The concept of “appropriate technology” was coined by Schumacher (1973). Schumacher argued that less expensive technology, created with local materials and within the financial reach of more individuals, would create economic development. He argued that industrial technology would not effectively generate employment, as such technology was designed to reduce human labor. However, the term “appropriate technology” soon spread to a discussion in developed nations about the nature of modern society (Winner 1986) and to the setting of development priorities (Farmer 2001). Farmer (2001) argues that, in the case of accessing medicines in Haiti and other poor countries, the concept of “appropriate technology” is used to maintain privilege and justify the denial of technology to those in resource-poor contexts. Farmer further argues that we should be suspicious of public health narratives that claim that medical interventions need to be “cost-effective.”“We can no longer accept whatever we are told about ‘limited resources’… The wealth of the world has not dried up; it has simply become unavailable to those who need it most” (Farmer 2001:xxvi). He suggests that demarcating “appropriate” technologies is equivalent to saying that some human beings are entitled to a different level of technology than others.

Herrera-Estrella (2000) has argued that medical and agricultural research are similar in their lack of attention to the needs of developing countries. The desire of Colombian researchers to use genetic engineering in the face of resource challenges could be interpreted as a denial of the idea that genetic engineering is not “appropriate” for those in resource poor contexts. Rather than accept the scientific dominance of temperate agricultural needs, they are attempting to create a wider distribution of benefits from the technology by applying it to tropical crops and Colombian local varieties. Their position challenges the de facto concentration of intellectual property rights and current GMO market distribution in the hands of northern-based, multinational corporations. In order to be sucessful, however, genetic engineering technology would have to have a chance to tangibly benefit farmers, including small farmers. This assumption is contested (Soleri et al. 2005, 2008) on the grounds that the needs and practices of farmers are not incorporated into agricultural research priorities. But does this mean Colombian scientists should not work toward achieving such ends using biotechnology?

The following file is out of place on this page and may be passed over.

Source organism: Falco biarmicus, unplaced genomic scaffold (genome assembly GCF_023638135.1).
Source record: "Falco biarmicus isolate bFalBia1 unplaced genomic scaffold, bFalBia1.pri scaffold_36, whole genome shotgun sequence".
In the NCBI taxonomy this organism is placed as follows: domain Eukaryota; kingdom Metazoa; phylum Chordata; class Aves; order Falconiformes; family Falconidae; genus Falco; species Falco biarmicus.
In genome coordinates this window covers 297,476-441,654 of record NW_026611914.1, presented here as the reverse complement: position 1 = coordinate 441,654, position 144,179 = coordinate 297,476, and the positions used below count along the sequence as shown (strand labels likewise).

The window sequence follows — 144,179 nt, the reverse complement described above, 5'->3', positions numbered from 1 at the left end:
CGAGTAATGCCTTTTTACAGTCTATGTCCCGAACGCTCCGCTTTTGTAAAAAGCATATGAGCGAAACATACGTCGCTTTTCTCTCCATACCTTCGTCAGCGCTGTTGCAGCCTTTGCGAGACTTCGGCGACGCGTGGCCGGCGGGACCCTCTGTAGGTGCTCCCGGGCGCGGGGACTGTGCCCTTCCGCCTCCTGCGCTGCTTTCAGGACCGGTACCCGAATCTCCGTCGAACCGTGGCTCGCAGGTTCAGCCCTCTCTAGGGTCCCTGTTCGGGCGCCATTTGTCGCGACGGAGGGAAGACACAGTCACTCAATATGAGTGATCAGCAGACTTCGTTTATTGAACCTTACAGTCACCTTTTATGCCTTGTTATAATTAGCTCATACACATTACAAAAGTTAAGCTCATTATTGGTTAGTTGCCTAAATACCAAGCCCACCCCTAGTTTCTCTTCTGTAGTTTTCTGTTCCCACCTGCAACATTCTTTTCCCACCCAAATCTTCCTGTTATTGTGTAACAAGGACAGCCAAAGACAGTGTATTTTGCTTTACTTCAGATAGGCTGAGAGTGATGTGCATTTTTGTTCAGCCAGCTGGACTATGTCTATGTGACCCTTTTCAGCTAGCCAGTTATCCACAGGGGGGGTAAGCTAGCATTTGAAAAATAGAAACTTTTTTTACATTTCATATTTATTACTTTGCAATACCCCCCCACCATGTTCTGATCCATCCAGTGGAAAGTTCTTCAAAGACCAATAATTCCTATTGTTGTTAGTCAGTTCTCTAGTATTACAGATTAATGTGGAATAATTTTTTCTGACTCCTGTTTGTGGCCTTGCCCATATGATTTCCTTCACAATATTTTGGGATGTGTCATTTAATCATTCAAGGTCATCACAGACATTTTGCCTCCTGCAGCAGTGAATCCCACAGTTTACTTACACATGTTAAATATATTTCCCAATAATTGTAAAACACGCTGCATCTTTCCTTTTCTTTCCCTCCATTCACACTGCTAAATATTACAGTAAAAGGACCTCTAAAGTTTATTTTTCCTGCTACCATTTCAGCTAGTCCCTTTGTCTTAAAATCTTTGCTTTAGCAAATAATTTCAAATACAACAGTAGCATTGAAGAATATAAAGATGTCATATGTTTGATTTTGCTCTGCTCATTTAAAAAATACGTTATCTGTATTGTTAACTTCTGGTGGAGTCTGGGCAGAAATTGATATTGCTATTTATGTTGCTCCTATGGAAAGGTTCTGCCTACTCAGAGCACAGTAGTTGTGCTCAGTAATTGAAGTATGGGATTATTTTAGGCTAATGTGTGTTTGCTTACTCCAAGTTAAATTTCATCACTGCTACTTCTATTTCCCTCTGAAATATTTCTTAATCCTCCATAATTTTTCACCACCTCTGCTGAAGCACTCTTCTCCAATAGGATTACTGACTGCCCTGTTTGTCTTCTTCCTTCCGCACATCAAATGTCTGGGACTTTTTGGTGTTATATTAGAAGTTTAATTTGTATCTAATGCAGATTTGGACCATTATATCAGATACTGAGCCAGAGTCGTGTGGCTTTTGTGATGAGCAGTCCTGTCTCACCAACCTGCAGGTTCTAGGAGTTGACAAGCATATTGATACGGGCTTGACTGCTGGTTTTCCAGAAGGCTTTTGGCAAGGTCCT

An alternate interpretation of the position of Colombian scientists using genetic engineering is to consider their views within the history of invoking “scientific progress” in development discourse. Escobar (1995) has suggested that development discourse arose as a prominent policy in the post-World War II period. Instead of improving economic and social well-being, he argues that it contributed to massive underdevelopment, impoverishment, and exploitation in countries intended to be development recipients, including Colombia. A strong conviction in the powers of science and technology was a key component of development policies. Escobar's account cautions against the uncritical acceptance of technology's promise to resolve social and economic problems.